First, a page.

We were herded onto a ferry that was to take us back to Ireland where we would begin our race. We would be swimming from a country to another place. In the open fucking sea. It was on this ferry, surrounded by happy, well conditioned triathletes, that Reason finally broke out of her prison, looked around, saw where I was, gave me the finger and walked away saying “I give up”.
We were to be racing in two waves: the elites and the normies. I at least had the sense to put myself down as a normal racer, as there was no Drowning Risk category from which to choose. We stood on the beach as the elites took off, and the once calm sea became a mist of watery violence. Triathletes are to swimming as Orcs are to ballroom dancing. The slinky graceful pool swimming you see on tv doesn’t work in the sea with waves and currents. So triathletes punch and kick the living shit out of the sea, and each other, to get from the start to the finish line. It’s all splash and smash. And when 250 people start together, 250 maniacs that are actually trying to win, there is no quarter given. They drag each other back, swim over one and other and kick each other in the face.
I wanted no part of this maelstrom, and so I decided I’d let most of my group start before I began my swim. I sat with a friend in a couple of feet of water, allowing my lower half to acclimatise to the frigid temperature.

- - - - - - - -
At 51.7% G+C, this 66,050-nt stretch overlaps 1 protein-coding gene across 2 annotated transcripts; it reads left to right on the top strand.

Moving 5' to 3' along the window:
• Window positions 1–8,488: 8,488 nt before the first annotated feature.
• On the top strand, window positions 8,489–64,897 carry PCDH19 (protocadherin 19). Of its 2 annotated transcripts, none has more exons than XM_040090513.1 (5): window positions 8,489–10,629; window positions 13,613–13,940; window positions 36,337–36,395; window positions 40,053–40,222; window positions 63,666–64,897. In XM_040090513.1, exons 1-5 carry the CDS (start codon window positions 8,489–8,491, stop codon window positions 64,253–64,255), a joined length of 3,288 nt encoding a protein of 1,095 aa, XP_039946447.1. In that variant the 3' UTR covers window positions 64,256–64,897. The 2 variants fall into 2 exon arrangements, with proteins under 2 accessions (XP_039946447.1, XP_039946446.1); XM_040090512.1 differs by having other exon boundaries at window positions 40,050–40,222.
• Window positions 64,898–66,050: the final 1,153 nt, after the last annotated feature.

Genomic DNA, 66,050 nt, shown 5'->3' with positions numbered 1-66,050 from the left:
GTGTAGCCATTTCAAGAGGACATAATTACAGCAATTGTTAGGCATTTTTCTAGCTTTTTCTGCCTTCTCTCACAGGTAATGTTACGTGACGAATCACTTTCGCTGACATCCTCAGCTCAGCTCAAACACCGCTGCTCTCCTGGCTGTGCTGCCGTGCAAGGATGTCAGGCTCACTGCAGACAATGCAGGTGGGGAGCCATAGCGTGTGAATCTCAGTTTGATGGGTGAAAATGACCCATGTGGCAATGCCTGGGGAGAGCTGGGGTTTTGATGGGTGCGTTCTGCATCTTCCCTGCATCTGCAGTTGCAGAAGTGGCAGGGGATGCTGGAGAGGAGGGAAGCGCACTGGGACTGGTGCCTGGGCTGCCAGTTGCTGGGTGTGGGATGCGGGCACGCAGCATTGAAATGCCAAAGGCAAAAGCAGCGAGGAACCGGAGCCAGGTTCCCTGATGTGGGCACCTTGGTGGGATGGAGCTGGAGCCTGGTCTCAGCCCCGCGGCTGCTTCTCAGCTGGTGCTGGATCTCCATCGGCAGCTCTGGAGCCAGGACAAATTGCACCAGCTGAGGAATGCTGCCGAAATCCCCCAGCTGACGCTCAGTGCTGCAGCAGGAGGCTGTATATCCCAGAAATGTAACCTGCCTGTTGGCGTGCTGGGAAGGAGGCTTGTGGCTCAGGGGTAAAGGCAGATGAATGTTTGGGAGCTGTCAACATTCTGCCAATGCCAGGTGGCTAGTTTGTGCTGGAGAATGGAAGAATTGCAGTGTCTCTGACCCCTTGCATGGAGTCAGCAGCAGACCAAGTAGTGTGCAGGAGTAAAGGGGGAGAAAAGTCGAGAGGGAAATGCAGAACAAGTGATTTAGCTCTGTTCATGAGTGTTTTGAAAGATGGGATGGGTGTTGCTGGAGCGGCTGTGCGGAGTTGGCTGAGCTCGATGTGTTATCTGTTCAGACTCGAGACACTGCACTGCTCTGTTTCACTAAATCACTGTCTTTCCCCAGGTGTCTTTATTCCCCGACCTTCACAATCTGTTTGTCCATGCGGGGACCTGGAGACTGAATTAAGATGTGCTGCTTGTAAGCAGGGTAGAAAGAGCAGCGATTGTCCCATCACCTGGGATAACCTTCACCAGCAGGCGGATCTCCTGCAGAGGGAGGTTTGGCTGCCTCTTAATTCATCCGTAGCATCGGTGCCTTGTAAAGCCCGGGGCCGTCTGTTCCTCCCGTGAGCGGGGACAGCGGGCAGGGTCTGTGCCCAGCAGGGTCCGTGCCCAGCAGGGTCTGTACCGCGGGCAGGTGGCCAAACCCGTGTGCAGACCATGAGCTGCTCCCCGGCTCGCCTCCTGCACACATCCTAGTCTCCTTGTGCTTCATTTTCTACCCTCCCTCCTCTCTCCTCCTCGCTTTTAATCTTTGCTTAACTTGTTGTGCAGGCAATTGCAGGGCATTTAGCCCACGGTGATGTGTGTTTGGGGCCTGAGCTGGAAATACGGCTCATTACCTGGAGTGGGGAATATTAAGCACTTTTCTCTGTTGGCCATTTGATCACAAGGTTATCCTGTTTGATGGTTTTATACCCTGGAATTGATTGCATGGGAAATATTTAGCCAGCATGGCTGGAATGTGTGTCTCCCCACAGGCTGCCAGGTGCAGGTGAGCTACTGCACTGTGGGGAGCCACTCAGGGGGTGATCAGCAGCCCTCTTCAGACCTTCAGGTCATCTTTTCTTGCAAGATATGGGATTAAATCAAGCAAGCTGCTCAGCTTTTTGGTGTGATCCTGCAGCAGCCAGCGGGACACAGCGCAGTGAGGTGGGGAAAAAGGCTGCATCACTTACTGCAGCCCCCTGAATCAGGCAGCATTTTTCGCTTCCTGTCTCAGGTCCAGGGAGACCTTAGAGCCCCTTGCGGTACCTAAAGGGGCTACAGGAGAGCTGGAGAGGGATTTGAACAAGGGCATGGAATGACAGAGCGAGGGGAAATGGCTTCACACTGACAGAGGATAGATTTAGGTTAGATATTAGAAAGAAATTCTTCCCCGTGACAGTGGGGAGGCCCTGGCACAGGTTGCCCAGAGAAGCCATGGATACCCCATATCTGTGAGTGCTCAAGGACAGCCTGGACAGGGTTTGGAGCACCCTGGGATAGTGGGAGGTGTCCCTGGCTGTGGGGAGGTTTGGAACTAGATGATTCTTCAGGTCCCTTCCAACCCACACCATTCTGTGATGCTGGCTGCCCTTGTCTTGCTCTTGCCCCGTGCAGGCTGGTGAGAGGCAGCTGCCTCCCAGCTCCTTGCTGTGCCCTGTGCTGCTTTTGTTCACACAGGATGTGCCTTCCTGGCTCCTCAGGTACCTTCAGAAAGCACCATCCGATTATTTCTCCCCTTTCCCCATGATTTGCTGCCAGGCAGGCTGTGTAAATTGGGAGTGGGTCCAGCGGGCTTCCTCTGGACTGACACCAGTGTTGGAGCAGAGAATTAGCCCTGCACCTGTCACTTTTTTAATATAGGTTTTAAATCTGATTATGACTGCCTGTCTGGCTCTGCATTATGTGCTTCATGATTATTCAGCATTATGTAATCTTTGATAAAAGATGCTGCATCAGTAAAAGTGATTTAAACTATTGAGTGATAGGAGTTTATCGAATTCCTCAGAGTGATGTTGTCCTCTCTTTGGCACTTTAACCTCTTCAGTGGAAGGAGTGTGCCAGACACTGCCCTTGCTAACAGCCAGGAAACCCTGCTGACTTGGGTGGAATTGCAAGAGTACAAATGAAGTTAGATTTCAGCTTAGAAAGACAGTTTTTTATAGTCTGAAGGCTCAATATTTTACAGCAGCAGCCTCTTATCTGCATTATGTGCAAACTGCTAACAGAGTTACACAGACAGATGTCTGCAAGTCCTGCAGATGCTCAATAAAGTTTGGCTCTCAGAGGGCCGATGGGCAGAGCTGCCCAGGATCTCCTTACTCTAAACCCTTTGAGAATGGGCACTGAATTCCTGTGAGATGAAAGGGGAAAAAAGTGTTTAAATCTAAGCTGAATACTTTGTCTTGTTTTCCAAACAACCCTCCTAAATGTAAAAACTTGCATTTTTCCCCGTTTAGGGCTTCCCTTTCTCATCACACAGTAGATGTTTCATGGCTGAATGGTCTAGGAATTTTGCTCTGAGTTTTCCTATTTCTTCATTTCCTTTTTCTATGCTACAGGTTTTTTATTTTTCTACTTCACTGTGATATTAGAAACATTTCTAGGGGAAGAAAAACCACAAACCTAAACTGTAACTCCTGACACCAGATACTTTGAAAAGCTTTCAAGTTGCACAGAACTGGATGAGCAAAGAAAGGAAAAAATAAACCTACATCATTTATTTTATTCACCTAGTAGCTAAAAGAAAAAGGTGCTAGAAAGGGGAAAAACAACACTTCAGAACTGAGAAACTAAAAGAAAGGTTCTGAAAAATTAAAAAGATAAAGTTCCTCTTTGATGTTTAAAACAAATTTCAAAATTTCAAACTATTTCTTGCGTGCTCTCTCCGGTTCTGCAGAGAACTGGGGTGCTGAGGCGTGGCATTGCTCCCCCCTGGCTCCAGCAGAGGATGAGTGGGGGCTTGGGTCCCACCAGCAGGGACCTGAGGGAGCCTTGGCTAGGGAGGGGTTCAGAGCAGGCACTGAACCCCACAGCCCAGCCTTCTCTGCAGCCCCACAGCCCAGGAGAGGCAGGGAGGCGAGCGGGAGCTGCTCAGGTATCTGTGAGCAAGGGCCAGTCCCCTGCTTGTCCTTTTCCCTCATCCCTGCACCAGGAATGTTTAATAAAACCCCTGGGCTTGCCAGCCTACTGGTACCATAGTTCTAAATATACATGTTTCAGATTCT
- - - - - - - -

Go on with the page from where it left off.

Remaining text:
“Put your face and head in the water”
“It’ll help you to get used to the cold”
“I don’t want to get used to it. Why don’t you get used to it? My head is staying dry”.
Go. A similar rush at the front of the group, but far less cutthroat. Our group were just here to take part. There was an element of “please, after you” and “I’m sorry if I kicked you by accident”. Because we’re not animals and we hadn’t forgotten that we live in a society. I waded into the water, and with a good deal of space in front of me I began to swim. I decided that I would swim overarm to start, and once I got tired I’d switch to breast stroke. Even with the discomfort of swimming with my head cranked up in the air, I began to catch up with the swimmers ahead of me, and then to my surprise, actually began to overtake some of them. It was almost as if some training helped me.
However this was less about me powering through the water and more about the fact that some of these fools were out here in the goddamn sea doggy paddling! I was passing by people who were obviously unable to swim. I felt like Poseidon. Then my arms got tired and I switched to breaststroke. The small waves were breaking over my face and I was taking on a lot of seawater, which I knew from science, wasn’t great. Then my arms got even more tired and I switched to backstroke, well I lay on my back and kicked my legs. The waves gave me more to drink. I continued this stroke switching pattern, drinking seawater, feeling increasingly like I wanted to puke, and wondering if I had the energy to simply finish the swim.